In case you missed it when it happened, Glamour’s print issue is dead (long live print media). So, gone too is the need for a horde of cover lines; now, the covers are just photos of the subject, and there’s no sense that it has to adhere to whatever unspoken style rules they thought would hook readers at a newsstand. The result is a photo that, sure, doesn’t make a HUGE amount of sense (why is there a wicker chair, and what is that top or bathing suit confection that she’s wearing, and why isn’t she WEARING her winter coat if it’s cold enough to need one?), but is also visually arresting and pairs very well with the cover quote they chose. I don’t necessarily immediately recognize her, but it’s clear who it is because they can afford to make her name the biggest word on the (digital) page, and then my eye goes back and can see Halsey in there and appreciate the attitude and the punk edge.
I actually don’t know that much about Halsey other than a couple bars of one or two songs, and of course her admirable Fug Madness arsenals of yore, so I enjoyed the piece. Being digital-only seems to afford them more freedom and column inches to write what they want and not to a word count, and that works. I can’t quite tell if Halsey is the iconic A-list smash the article posits, because I am a curmudgeon, but this seemed sensible:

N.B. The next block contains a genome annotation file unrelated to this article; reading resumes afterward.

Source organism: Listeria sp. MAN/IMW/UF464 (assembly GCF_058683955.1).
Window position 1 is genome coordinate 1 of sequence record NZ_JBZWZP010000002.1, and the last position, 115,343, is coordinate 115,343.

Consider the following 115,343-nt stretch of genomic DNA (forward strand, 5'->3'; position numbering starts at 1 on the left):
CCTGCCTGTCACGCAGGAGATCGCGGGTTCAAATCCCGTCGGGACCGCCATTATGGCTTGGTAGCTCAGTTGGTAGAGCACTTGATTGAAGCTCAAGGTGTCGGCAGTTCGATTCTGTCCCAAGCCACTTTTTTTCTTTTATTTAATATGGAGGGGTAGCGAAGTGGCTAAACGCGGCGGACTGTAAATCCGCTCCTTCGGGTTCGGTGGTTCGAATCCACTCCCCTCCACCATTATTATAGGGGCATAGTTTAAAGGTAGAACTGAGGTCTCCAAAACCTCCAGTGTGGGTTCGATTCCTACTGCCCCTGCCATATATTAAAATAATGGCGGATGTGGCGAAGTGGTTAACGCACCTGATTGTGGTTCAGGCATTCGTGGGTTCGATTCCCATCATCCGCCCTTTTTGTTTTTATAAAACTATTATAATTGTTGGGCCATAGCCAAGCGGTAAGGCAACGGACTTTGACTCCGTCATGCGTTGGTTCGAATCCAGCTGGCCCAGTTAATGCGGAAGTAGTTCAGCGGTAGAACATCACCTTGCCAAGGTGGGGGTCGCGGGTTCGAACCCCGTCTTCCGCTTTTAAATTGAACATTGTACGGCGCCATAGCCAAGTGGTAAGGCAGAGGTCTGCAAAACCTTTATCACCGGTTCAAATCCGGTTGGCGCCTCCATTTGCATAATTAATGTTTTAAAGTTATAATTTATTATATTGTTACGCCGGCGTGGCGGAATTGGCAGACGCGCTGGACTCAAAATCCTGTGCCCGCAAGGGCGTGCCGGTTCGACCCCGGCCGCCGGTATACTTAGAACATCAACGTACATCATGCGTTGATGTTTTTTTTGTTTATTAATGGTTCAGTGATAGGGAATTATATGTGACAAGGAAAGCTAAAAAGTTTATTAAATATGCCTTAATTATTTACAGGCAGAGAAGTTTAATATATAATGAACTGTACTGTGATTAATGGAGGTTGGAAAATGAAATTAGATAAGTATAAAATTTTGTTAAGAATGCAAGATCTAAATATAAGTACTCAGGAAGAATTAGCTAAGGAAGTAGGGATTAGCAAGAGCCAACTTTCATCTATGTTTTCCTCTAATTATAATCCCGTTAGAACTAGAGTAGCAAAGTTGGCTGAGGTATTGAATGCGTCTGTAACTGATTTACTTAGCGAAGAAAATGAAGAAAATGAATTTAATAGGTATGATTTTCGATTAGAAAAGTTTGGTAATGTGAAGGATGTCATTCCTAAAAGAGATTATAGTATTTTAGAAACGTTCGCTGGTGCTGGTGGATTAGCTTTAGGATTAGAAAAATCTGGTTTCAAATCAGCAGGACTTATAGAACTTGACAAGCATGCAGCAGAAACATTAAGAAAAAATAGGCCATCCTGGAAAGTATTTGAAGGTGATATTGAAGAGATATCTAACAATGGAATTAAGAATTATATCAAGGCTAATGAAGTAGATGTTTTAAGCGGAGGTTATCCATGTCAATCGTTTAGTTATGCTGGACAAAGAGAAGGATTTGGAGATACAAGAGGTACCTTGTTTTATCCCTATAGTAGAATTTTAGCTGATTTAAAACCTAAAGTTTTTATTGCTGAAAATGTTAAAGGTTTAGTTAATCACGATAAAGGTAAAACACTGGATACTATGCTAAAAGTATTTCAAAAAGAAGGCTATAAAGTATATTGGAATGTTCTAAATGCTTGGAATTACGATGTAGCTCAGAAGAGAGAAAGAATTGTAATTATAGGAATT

After her breakup with G-Eazy, she felt immense pressure to comment publicly because she’d been so transparent about her life in the past. She thought to herself, So how are you going to do it? Are you going to stream live and start talking about everything? Are you going to go on a Twitter rant? Are you going to flag off on him on TMZ? Or are you going to make a song? “The biggest lesson I learned was to make art, not headlines,” she says. “Because it can become quite easy, in the social media generation, to go from being a musician to becoming a personality.”
And this is a nice reminder to me as I continue to attempt parenting:
(There was the Christmas she asked for a violin; her dad said it wasn’t practical—“You’re going to play it for like three months and never touch it again”—but her mom found one secondhand, telling him, “We can’t hold her back. We don’t know what she can become.”)
I think I like her mom.